Board of Trustees meets, discusses future

Alyse Nelson
Staff Writer


The Troy University Board of Trustees discussed plans and projects for the new year in its meeting on Friday, Dec. 11.

There were 7,479 students on Troy’s main campus this semester, an all-time high according to John Dew, senior vice chancellor of student services.

“Parking this fall was a challenge, but we made it through,” Dew said, noting a problem that comes with this high enrollment.

There were also a record number of 370 sorority pledges. According to Dew, about 70 to 80 students who rushed this fall did not get in because sororities were at capacity.

Talk of adding new sororities, to accommodate the rising numbers, began.

New scholarship opportunities for military students and dependents will decrease tuition to $250 per credit hour for both undergraduate and graduate courses.

The Troy Military and Family Scholarship, an online scholarship that opens Jan. 1, allows Troy to pay the rest of the cost of tuition beyond $250, even as tuition may rise.

The federal Military Tuition Assistance program pays $250 of every credit hour for those who are actively serving in the military or National Guard, as well as those in the reserves, so the new Troy scholarship will allow for free tuition for those serving, and reduced tuition for their families.

“Freedom is not free,” Chancellor Jack Hawkins said in a video played at the meeting promoting the new scholarship. “Troy University recognizes that quality education is not free either, but it needs to be affordable.”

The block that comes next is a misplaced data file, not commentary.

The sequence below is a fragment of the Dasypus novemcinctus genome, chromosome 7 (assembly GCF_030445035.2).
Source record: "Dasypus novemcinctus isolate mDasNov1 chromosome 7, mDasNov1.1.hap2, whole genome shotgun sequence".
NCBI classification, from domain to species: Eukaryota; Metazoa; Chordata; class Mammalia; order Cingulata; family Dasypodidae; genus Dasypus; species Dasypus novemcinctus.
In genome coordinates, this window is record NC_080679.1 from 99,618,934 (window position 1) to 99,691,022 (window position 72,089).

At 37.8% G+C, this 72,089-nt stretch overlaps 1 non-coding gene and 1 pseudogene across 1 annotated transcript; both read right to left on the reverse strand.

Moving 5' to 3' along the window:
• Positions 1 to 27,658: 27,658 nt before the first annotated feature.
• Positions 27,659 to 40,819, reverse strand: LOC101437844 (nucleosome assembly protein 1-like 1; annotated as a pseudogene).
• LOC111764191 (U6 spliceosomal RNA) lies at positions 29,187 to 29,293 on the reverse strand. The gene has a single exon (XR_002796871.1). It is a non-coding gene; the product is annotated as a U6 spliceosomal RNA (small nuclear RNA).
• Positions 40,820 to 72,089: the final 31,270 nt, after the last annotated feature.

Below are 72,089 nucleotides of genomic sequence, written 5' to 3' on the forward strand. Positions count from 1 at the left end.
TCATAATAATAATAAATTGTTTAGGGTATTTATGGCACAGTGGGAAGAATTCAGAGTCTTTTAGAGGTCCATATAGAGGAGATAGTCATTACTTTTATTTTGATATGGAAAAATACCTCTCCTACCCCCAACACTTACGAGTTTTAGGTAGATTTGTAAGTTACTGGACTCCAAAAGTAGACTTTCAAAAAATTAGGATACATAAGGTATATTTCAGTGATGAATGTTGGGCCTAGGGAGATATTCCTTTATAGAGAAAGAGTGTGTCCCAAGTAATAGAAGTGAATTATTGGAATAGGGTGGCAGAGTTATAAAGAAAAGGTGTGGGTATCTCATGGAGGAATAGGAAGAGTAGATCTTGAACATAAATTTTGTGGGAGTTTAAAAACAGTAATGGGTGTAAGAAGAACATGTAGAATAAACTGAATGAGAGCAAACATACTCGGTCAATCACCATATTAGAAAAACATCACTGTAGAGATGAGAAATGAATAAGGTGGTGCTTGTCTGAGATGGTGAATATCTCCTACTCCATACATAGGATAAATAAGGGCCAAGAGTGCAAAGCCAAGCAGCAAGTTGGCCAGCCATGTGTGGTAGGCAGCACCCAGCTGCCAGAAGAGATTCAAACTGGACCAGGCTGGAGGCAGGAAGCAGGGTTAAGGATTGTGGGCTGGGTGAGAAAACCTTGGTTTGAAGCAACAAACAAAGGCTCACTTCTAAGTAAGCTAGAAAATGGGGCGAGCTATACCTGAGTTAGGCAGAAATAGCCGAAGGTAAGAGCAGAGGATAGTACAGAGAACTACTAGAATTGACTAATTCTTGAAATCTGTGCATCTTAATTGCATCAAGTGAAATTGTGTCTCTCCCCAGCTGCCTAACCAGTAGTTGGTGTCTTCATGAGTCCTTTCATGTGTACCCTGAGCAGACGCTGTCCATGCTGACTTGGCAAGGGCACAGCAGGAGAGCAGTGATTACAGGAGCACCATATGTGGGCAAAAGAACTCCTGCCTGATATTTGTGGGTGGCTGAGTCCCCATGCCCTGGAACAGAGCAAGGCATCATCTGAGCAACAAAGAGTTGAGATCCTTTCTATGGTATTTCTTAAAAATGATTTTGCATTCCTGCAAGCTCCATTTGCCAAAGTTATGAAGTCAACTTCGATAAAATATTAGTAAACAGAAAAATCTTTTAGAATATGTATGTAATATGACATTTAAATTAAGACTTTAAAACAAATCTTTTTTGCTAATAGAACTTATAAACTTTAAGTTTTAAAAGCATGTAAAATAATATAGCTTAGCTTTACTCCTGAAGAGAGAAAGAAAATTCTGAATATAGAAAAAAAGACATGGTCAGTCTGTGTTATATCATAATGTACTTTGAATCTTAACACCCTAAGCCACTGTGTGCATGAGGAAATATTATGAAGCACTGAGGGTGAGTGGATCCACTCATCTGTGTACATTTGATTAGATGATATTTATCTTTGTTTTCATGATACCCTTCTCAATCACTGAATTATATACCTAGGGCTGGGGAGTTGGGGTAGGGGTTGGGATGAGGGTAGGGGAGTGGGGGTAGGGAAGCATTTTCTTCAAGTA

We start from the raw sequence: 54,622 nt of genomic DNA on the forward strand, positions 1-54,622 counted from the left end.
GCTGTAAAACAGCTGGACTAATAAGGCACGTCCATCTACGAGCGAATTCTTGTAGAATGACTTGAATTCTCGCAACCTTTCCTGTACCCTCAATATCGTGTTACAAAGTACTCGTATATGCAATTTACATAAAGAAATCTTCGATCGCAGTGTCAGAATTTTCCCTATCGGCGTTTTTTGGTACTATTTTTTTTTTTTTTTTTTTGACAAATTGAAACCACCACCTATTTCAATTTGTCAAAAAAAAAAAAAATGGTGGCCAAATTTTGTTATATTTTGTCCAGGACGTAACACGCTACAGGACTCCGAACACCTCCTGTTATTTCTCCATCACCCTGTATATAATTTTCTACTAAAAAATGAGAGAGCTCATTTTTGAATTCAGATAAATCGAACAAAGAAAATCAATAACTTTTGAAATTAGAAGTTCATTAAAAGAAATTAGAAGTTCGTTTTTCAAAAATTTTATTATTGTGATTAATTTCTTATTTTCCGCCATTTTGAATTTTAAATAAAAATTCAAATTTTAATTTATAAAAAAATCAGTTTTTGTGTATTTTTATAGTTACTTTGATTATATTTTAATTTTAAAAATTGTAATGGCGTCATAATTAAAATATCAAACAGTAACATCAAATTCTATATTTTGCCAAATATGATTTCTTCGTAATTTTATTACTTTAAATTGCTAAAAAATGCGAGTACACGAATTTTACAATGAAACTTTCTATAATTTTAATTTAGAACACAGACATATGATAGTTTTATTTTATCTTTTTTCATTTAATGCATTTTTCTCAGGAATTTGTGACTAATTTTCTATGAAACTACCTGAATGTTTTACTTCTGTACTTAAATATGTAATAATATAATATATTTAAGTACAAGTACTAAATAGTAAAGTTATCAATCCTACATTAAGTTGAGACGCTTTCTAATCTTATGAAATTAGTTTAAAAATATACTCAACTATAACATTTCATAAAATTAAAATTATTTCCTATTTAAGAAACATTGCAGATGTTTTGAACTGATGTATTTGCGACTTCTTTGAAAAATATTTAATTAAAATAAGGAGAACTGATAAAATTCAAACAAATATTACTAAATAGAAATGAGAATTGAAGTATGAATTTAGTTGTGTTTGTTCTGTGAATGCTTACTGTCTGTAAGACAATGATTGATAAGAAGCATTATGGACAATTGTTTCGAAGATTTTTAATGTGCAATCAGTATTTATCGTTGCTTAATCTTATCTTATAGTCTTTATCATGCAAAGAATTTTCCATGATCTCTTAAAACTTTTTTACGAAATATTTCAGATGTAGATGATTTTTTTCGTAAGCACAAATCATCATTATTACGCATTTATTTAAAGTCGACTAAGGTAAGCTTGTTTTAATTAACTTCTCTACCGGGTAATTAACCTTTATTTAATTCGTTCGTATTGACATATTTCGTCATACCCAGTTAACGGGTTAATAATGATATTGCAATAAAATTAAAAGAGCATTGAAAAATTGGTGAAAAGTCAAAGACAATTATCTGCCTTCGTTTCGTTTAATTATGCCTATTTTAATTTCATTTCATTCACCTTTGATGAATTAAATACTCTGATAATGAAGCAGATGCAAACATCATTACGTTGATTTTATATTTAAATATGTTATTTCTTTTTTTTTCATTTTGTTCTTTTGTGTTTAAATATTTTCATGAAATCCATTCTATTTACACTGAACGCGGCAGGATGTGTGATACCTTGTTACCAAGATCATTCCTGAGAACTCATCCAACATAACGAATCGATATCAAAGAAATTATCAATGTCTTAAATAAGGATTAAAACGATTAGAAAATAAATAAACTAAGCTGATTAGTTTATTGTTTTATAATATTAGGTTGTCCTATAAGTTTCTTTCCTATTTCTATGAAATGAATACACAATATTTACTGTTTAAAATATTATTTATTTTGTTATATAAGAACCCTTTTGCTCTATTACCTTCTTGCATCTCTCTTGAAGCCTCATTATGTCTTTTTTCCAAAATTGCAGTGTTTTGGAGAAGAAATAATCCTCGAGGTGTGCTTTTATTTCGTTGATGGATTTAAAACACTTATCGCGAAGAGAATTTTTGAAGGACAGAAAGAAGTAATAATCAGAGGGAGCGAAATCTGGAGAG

Troy University gave $4.5 million more in scholarships in 2015 than in 2014, according to James Bookout, senior vice chancellor of finances and business affairs.

According to Bookout’s 2015 financial report, Troy underspent its operating budget by $3.1 million this year.
There were also several upcoming projects and issues discussed in the report.

It is estimated that the additional renovations to the Adams Administration Building will cost $2 million. The student recreation center will cost $15 million, completely funded by the students.

There are also plans to tear out the outdoor pool located near Elm Street in order to increase parking for the softball field. Around 32 parking spaces will also be added behind the Trojan Dining Hall for visitors.

The teachers’ retirement fund in Alabama currently holds $30 billion in assets but only $21 billion of this is funded.

According to Bookout, Troy is accountable for $131 million of the difference.

This is a statewide issue. UAB owes the most of any college in the state, at $1.1 billion.

Bookout said that the $21 billion in the fund must be used before the $9 billion missing becomes an issue, and it “will take years for everyone to retire in the system.”

eTroy is undergoing a rebranding and becoming TROY Online. The website will receive an overhaul, making it “easier for students to access,” according to Dew.

Another topic touched upon during the meeting was the unrest seen on college campuses this year, especially the incidents and protests that took place at the University of Missouri and Yale University.

“That was irresponsible,” Hawkins said about the University of Missouri’s president’s decision to resign. “In my estimation, you don’t close shop and resign — you deal with it.”

“It won’t happen at Troy University and I think the reason is that we have people who listen to the students,” said Lamar Higgins, a member of the board.

“Students have a place… but at some point an institution has to stand on its values,” Hawkins said.

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